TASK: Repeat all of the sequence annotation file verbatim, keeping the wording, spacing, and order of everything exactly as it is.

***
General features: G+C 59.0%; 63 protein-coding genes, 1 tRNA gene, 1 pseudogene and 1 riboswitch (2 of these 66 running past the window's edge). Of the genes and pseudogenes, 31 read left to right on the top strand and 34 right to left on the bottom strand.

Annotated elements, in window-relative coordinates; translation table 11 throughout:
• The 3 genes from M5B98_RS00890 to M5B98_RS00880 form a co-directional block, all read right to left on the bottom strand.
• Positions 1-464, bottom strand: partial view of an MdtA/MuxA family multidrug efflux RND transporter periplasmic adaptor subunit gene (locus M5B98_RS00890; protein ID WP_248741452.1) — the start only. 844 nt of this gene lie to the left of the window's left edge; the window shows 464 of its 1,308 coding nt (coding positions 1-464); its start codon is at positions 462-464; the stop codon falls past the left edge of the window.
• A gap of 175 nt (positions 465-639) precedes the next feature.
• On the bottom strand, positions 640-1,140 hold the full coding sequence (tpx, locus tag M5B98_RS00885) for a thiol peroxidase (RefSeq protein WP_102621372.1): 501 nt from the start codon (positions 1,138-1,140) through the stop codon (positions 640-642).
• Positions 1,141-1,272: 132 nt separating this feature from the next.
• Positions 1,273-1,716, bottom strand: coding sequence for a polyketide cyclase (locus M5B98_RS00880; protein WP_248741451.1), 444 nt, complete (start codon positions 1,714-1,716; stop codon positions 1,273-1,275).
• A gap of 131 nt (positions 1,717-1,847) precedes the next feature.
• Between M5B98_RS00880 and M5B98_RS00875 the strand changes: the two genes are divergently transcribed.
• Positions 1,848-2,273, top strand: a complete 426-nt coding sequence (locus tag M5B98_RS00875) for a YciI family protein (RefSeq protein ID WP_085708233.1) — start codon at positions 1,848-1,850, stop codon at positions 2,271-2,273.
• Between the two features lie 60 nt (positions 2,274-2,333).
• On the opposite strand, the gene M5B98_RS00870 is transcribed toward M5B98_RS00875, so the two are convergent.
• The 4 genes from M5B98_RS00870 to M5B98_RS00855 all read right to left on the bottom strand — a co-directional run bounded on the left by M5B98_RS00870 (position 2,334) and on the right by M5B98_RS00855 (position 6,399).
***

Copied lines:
General features: G+C 59.0%; 63 protein-coding genes, 1 tRNA gene, 1 pseudogene and 1 riboswitch (2 of these 66 running past the window's edge). Of the genes and pseudogenes, 31 read left to right on the top strand and 34 right to left on the bottom strand.

Annotated elements, in window-relative coordinates; translation table 11 throughout:
• The 3 genes from M5B98_RS00890 to M5B98_RS00880 form a co-directional block, all read right to left on the bottom strand.
• Positions 1-464, bottom strand: partial view of an MdtA/MuxA family multidrug efflux RND transporter periplasmic adaptor subunit gene (locus M5B98_RS00890; protein ID WP_248741452.1) — the start only. 844 nt of this gene lie to the left of the window's left edge; the window shows 464 of its 1,308 coding nt (coding positions 1-464); its start codon is at positions 462-464; the stop codon falls past the left edge of the window.
• A gap of 175 nt (positions 465-639) precedes the next feature.
• On the bottom strand, positions 640-1,140 hold the full coding sequence (tpx, locus tag M5B98_RS00885) for a thiol peroxidase (RefSeq protein WP_102621372.1): 501 nt from the start codon (positions 1,138-1,140) through the stop codon (positions 640-642).
• Positions 1,141-1,272: 132 nt separating this feature from the next.
• Positions 1,273-1,716, bottom strand: coding sequence for a polyketide cyclase (locus M5B98_RS00880; protein WP_248741451.1), 444 nt, complete (start codon positions 1,714-1,716; stop codon positions 1,273-1,275).
• A gap of 131 nt (positions 1,717-1,847) precedes the next feature.
• Between M5B98_RS00880 and M5B98_RS00875 the strand changes: the two genes are divergently transcribed.
• Positions 1,848-2,273, top strand: a complete 426-nt coding sequence (locus tag M5B98_RS00875) for a YciI family protein (RefSeq protein ID WP_085708233.1) — start codon at positions 1,848-1,850, stop codon at positions 2,271-2,273.
• Between the two features lie 60 nt (positions 2,274-2,333).
• On the opposite strand, the gene M5B98_RS00870 is transcribed toward M5B98_RS00875, so the two are convergent.
• The 4 genes from M5B98_RS00870 to M5B98_RS00855 all read right to left on the bottom strand — a co-directional run bounded on the left by M5B98_RS00870 (position 2,334) and on the right by M5B98_RS00855 (position 6,399).